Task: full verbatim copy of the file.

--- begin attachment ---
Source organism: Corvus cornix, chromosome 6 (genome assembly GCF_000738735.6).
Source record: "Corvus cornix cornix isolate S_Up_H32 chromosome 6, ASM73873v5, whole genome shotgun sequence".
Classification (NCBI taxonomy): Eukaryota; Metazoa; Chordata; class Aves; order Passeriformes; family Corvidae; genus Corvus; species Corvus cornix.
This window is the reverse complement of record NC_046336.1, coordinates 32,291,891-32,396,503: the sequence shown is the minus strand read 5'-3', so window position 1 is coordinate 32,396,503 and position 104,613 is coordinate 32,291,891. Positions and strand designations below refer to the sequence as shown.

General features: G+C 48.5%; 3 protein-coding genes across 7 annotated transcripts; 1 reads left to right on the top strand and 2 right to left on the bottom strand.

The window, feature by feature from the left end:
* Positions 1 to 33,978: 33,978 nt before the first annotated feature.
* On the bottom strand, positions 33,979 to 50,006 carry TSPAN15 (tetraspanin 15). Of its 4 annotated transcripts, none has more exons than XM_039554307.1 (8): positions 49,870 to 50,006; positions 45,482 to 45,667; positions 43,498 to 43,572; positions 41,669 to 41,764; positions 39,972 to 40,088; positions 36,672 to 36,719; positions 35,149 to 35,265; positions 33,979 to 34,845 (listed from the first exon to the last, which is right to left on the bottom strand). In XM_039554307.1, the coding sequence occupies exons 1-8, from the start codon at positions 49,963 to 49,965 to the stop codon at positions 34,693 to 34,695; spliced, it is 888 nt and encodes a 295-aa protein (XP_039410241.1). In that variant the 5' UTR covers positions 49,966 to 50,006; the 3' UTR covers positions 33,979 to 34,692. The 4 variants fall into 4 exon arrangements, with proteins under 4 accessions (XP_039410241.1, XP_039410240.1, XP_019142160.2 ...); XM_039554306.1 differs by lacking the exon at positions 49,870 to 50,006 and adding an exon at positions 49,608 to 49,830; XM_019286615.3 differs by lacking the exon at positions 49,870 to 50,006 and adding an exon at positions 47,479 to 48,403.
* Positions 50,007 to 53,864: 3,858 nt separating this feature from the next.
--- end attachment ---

Source organism: Corvus cornix, chromosome 6 (genome assembly GCF_000738735.6).
Source record: "Corvus cornix cornix isolate S_Up_H32 chromosome 6, ASM73873v5, whole genome shotgun sequence".
Classification (NCBI taxonomy): Eukaryota; Metazoa; Chordata; class Aves; order Passeriformes; family Corvidae; genus Corvus; species Corvus cornix.
This window is the reverse complement of record NC_046336.1, coordinates 32,291,891-32,396,503: the sequence shown is the minus strand read 5'-3', so window position 1 is coordinate 32,396,503 and position 104,613 is coordinate 32,291,891. Positions and strand designations below refer to the sequence as shown.

General features: G+C 48.5%; 3 protein-coding genes across 7 annotated transcripts; 1 reads left to right on the top strand and 2 right to left on the bottom strand.

The window, feature by feature from the left end:
* Positions 1 to 33,978: 33,978 nt before the first annotated feature.
* On the bottom strand, positions 33,979 to 50,006 carry TSPAN15 (tetraspanin 15). Of its 4 annotated transcripts, none has more exons than XM_039554307.1 (8): positions 49,870 to 50,006; positions 45,482 to 45,667; positions 43,498 to 43,572; positions 41,669 to 41,764; positions 39,972 to 40,088; positions 36,672 to 36,719; positions 35,149 to 35,265; positions 33,979 to 34,845 (listed from the first exon to the last, which is right to left on the bottom strand). In XM_039554307.1, the coding sequence occupies exons 1-8, from the start codon at positions 49,963 to 49,965 to the stop codon at positions 34,693 to 34,695; spliced, it is 888 nt and encodes a 295-aa protein (XP_039410241.1). In that variant the 5' UTR covers positions 49,966 to 50,006; the 3' UTR covers positions 33,979 to 34,692. The 4 variants fall into 4 exon arrangements, with proteins under 4 accessions (XP_039410241.1, XP_039410240.1, XP_019142160.2 ...); XM_039554306.1 differs by lacking the exon at positions 49,870 to 50,006 and adding an exon at positions 49,608 to 49,830; XM_019286615.3 differs by lacking the exon at positions 49,870 to 50,006 and adding an exon at positions 47,479 to 48,403.
* Positions 50,007 to 53,864: 3,858 nt separating this feature from the next.